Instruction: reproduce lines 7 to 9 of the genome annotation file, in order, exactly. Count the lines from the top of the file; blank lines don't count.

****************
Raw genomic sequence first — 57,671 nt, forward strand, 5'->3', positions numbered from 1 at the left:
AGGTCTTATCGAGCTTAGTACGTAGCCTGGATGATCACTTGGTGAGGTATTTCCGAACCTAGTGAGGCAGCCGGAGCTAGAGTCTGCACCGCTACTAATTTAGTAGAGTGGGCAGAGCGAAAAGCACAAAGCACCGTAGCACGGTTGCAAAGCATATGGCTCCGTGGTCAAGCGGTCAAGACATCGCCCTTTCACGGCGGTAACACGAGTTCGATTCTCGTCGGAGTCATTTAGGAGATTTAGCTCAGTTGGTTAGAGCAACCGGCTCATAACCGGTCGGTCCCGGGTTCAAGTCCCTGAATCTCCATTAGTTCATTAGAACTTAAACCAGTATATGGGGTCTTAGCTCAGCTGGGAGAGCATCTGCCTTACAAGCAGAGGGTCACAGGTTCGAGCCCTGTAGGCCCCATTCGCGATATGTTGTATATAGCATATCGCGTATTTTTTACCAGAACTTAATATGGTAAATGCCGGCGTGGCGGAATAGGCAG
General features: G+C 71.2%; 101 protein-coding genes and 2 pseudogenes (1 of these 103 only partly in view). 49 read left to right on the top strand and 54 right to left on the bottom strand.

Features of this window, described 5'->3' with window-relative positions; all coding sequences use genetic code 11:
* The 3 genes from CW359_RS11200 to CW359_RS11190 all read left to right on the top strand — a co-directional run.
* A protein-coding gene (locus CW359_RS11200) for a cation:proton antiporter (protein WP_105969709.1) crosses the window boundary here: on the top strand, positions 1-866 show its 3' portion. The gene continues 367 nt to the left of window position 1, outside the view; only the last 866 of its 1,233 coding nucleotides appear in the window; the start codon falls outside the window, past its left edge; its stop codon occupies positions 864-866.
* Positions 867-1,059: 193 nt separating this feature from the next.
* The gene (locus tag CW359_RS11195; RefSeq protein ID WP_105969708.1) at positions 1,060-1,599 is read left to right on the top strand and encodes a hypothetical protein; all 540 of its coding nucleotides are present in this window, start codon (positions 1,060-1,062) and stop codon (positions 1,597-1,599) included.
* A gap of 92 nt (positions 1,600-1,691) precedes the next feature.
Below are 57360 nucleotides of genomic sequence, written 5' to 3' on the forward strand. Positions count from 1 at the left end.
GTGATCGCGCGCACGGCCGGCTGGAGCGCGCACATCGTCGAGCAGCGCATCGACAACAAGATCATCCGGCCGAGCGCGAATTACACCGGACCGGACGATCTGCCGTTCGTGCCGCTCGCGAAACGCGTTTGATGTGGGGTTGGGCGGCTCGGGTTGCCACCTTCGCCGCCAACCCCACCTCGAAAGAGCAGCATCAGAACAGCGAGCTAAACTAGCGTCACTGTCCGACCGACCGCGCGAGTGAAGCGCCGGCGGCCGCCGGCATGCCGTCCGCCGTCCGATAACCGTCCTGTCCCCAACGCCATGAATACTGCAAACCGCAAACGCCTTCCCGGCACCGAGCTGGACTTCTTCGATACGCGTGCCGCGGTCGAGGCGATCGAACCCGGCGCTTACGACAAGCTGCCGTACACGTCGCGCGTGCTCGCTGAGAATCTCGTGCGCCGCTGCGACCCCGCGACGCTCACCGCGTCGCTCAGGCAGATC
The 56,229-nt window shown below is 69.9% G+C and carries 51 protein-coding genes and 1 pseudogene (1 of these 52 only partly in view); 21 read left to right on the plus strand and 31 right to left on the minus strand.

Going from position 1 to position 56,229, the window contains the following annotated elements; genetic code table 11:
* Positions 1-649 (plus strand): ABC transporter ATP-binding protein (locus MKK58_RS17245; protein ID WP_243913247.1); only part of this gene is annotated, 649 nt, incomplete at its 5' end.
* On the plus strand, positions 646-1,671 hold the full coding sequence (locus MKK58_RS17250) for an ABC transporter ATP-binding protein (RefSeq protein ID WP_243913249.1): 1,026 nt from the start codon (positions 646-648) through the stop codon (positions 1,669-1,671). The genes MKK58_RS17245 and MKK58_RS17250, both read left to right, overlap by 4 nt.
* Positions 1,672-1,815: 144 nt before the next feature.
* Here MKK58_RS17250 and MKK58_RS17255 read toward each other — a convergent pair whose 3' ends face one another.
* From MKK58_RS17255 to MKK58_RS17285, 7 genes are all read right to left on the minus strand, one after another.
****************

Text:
* Positions 867-1,059: 193 nt separating this feature from the next.
* The gene (locus tag CW359_RS11195; RefSeq protein ID WP_105969708.1) at positions 1,060-1,599 is read left to right on the top strand and encodes a hypothetical protein; all 540 of its coding nucleotides are present in this window, start codon (positions 1,060-1,062) and stop codon (positions 1,597-1,599) included.
* A gap of 92 nt (positions 1,600-1,691) precedes the next feature.